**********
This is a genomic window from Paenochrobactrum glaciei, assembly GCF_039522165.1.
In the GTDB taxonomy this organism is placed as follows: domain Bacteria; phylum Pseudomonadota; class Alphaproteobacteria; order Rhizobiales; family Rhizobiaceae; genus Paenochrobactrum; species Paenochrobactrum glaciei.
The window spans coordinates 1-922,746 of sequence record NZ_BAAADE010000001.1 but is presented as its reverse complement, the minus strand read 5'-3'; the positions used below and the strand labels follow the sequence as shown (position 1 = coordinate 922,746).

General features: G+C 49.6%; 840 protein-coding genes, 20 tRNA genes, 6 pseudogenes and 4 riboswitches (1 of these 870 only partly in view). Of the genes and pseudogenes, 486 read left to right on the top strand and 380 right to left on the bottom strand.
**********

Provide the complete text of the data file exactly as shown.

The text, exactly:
This is a genomic window from Paenochrobactrum glaciei, assembly GCF_039522165.1.
In the GTDB taxonomy this organism is placed as follows: domain Bacteria; phylum Pseudomonadota; class Alphaproteobacteria; order Rhizobiales; family Rhizobiaceae; genus Paenochrobactrum; species Paenochrobactrum glaciei.
The window spans coordinates 1-922,746 of sequence record NZ_BAAADE010000001.1 but is presented as its reverse complement, the minus strand read 5'-3'; the positions used below and the strand labels follow the sequence as shown (position 1 = coordinate 922,746).

General features: G+C 49.6%; 840 protein-coding genes, 20 tRNA genes, 6 pseudogenes and 4 riboswitches (1 of these 870 only partly in view). Of the genes and pseudogenes, 486 read left to right on the top strand and 380 right to left on the bottom strand.